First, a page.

Poached Whole Chicken

This whole poached chicken is poached simply and gently. This is a great way to serve chicken, especially when you want to feature some particularly nice ingredient or accompaniment. Like homemade mustard. Poached Whole Chicken.

Poached Whole Chicken 

Print This Recipe Total time Yield 6Source based on a method I learned from Martha Stewart LivungPublished


  • 2 carrots, cut in half crosswise
  • 1 stalk celery cut in half crosswise
  • 5 stems fresh italian parsley
  • 15 black peppercorns
  • 1 whole chicken, (3–4 lbs )
  • kosher salt


1. Put the carrots, celery, onions parsley and peppercorns into a stockpot just large enough to hold a whole chicken without touching the sides of the pot. Rinse your chicken well. A clean bird will yield a more clear broth. Add the bird to the stockpot and cover with just enough cold water to completely submerge it.
2. Set the stockpot over medium-high heat, and bring it to a boil. Then reduce the heat and allow the liquid to come to a gentle simmer. The temperature is important so a thermometer might help. 160 degrees F to 185 degrees F is ideal. Even without a thermometer you will know when the temperature is correct. Small air bubbles will start to form at the bottom of the pot, but only a few bubbles will break the surface of the water.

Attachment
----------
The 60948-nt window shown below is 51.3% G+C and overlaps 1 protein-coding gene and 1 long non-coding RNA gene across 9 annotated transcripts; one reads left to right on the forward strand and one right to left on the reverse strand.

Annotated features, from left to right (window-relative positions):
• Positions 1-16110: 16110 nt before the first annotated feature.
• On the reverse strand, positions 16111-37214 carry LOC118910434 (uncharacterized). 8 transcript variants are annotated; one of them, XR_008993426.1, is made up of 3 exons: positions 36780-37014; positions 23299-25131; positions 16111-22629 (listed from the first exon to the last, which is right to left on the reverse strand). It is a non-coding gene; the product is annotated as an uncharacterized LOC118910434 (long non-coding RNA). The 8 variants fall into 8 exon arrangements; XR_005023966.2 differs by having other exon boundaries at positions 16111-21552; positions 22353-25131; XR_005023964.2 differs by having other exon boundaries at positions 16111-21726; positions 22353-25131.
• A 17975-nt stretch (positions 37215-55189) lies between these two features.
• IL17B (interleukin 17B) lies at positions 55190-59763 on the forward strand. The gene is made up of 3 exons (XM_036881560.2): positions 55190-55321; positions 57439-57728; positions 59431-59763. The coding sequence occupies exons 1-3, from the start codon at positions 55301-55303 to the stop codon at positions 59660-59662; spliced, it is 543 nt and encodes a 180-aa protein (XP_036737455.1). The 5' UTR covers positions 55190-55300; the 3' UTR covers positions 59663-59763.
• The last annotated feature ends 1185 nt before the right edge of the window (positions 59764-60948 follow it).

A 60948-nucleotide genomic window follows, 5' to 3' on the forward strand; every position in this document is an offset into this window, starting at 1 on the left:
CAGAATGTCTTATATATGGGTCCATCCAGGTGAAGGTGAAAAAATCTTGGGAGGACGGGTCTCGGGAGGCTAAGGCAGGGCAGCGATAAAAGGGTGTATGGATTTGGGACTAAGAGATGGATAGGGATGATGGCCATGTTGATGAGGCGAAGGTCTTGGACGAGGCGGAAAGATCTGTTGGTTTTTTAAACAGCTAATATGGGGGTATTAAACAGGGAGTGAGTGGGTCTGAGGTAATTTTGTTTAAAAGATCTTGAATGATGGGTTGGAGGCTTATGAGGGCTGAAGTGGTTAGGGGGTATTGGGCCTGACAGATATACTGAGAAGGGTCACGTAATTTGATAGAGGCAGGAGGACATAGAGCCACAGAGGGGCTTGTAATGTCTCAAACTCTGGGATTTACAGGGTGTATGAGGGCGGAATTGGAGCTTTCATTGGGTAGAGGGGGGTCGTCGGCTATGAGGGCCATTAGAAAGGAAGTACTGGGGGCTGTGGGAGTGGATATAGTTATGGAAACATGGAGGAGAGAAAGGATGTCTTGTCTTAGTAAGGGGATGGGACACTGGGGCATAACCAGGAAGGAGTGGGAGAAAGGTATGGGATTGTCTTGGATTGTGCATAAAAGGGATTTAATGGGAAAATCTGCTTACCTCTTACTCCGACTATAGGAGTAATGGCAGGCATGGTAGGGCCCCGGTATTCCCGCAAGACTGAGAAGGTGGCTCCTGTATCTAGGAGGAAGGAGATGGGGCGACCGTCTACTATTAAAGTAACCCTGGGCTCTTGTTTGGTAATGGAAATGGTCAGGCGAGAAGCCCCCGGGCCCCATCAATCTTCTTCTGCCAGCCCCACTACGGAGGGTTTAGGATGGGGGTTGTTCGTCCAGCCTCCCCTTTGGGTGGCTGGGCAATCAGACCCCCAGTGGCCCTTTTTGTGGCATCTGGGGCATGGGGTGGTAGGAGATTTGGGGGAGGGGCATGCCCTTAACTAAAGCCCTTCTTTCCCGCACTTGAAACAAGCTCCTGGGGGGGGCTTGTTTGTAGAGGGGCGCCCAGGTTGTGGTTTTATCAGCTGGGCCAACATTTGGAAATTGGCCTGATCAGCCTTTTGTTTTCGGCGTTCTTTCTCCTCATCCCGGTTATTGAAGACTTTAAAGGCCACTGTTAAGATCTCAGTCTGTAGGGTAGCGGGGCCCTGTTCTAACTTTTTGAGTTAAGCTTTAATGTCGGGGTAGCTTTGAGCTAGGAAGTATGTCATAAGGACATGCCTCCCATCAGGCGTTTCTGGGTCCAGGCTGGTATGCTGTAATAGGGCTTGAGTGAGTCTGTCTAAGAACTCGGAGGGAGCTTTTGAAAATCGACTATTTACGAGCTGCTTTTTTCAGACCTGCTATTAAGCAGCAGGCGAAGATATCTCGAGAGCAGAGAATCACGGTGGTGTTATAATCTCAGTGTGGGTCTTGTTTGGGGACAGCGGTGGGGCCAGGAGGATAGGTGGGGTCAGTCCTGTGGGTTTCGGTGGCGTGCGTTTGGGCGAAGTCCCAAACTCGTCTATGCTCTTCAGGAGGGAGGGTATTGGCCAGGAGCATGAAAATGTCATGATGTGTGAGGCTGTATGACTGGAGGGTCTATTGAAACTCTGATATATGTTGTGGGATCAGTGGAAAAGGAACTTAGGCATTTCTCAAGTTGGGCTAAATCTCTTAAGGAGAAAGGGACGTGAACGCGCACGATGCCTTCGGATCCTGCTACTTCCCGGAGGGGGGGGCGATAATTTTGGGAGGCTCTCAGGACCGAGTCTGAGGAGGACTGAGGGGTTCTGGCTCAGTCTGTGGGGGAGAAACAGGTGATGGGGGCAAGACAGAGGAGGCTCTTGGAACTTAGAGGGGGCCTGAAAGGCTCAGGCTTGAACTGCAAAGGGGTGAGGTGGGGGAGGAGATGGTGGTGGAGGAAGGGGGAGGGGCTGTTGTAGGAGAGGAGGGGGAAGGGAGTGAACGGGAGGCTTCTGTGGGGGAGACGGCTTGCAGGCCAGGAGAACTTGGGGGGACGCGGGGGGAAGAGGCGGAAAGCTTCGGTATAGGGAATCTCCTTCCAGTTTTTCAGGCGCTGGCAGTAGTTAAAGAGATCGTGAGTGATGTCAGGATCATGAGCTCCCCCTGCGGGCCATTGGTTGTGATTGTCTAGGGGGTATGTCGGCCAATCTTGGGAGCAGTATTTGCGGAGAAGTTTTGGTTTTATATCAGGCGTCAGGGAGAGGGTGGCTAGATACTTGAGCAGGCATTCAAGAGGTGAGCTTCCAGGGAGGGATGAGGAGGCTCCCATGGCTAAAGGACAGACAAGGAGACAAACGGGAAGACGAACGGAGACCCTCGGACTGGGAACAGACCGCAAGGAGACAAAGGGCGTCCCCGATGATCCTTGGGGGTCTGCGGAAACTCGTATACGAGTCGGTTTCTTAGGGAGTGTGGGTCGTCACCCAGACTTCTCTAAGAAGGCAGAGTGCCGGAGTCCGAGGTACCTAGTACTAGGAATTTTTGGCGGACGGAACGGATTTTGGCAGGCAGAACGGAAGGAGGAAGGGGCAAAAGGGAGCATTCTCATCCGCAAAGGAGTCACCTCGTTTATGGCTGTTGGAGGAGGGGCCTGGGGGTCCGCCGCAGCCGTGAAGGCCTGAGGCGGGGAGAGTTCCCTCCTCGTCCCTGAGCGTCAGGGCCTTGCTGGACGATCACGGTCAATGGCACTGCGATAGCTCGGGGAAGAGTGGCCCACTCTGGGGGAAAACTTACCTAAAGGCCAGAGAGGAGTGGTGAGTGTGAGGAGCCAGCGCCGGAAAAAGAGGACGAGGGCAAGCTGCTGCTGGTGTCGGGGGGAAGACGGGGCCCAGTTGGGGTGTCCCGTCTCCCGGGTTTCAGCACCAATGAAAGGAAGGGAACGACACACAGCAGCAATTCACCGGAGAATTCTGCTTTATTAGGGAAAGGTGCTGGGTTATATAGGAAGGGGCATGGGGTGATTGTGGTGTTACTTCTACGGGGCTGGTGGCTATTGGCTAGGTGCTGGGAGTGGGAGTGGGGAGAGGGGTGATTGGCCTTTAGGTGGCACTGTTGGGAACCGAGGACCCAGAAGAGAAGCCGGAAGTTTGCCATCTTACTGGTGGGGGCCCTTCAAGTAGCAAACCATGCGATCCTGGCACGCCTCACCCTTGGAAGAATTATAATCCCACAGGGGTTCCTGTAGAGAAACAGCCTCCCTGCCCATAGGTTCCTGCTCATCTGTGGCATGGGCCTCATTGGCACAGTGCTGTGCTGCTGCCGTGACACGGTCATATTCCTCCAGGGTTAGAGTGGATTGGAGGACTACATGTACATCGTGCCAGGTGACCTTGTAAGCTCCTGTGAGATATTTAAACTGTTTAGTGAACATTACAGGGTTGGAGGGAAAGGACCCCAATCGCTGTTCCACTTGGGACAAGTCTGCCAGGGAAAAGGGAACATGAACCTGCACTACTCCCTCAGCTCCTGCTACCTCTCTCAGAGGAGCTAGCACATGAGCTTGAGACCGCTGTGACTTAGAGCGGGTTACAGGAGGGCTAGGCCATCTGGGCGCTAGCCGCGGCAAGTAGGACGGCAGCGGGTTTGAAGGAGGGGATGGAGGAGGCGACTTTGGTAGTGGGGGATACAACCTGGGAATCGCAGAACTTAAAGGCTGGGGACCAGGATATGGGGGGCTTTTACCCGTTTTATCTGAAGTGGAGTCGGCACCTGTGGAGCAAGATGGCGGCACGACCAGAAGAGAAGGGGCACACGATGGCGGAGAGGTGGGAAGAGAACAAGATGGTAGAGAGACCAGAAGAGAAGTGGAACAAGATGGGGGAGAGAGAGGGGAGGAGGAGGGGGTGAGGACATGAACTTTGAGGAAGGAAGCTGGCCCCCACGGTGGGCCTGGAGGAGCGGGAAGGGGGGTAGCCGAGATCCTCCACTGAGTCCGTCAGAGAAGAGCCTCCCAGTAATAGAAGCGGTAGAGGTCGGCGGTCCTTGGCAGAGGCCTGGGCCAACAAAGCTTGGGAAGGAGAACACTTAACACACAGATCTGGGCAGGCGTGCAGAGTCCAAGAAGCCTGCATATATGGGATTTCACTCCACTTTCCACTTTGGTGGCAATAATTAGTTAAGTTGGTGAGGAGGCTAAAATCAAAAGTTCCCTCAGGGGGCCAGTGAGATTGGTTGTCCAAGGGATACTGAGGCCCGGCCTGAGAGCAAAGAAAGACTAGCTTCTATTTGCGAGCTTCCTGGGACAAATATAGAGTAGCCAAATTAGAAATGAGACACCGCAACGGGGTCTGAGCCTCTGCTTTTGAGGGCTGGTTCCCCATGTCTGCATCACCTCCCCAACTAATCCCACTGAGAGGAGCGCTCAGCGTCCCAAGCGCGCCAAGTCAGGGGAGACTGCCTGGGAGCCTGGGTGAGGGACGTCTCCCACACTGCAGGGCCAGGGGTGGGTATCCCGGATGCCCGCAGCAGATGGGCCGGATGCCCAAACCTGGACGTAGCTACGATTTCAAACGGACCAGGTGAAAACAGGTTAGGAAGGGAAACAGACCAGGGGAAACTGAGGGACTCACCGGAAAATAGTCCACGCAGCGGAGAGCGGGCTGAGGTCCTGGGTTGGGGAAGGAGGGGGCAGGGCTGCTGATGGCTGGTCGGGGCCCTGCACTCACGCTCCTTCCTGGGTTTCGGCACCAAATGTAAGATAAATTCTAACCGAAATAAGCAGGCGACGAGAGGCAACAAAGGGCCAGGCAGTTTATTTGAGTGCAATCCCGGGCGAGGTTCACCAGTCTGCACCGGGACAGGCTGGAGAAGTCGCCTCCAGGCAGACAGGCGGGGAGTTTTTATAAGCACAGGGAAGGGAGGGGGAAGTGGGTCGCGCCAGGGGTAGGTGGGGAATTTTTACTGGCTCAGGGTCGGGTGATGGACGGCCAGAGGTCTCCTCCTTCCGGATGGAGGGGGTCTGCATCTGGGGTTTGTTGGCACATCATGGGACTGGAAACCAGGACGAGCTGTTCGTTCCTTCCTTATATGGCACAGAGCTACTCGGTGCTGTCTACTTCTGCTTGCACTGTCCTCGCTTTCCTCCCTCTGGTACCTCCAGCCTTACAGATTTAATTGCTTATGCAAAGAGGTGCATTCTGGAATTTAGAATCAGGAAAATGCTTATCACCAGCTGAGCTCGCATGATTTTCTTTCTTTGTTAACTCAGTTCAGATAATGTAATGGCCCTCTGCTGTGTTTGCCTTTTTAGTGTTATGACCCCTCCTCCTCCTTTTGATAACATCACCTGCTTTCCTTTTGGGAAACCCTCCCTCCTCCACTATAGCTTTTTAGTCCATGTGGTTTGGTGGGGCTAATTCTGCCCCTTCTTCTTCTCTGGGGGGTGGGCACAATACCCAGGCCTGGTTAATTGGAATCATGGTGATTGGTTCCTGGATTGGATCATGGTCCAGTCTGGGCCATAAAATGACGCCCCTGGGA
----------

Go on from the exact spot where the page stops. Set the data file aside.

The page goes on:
3. Let the pot simmer at this temperature for about an hour. You will need to skim off any of the sludge and foam that forms on the surface as you go. Your goal is a crystal clear stock.
4. Carefully remove the chicken from the pot; set it aside to cool.
5. Strain the stock through a very fine sieve. Discard the solids, and transfer the stock to a metal bowl.
6. In order to have a crystal clear stock we need to remove the fat from the liquid. If you have time chill the stock overnight and peel off the surface fat the next day. But if you plan to serve the stock the same day try this method: Fill a much larger bowl than your stock filled metal bowl with lots of ice. Place the metal bowl inside the larger bowl and fill it with enough water to come up the sides of the smaller metal bowl. When the stock becomes quite chilled (you may have to replace the ice bath several times) you can easily skim whatever fat comes to the surface. It’s time consuming but very satisfying work. This method is borrowed from Martha Stewart so let that mean what it will.
7. Once the chicken is cool enough to handle remove the skin and discard it. Pull the meat off the chicken keeping it in large chunks. It should pull off the bone easily.
8. To serve reheat the stock and taste for seasoning. Additional salt may be needed. The tiniest drizzle of apple cider vinegar could be nice too (less than ½ teaspoon).
9. Coat the bottom of each plate with a small amount of stock. This is not a soup. 1/8” on the bottom of the plate is sufficient. Arrange the room temperature chicken pieces on each plate. Serve this with a green vegetable. I chose crisp room temperature green beans, but asparagus would be nice too. Boiled baby red potatoes, hard-boiled eggs are a nice touch, as are niçoise olives. These choices are completely up to you and your pantry. But please remember to serve it with plenty of toasted baguette slices and a big helping of the homemade mustard.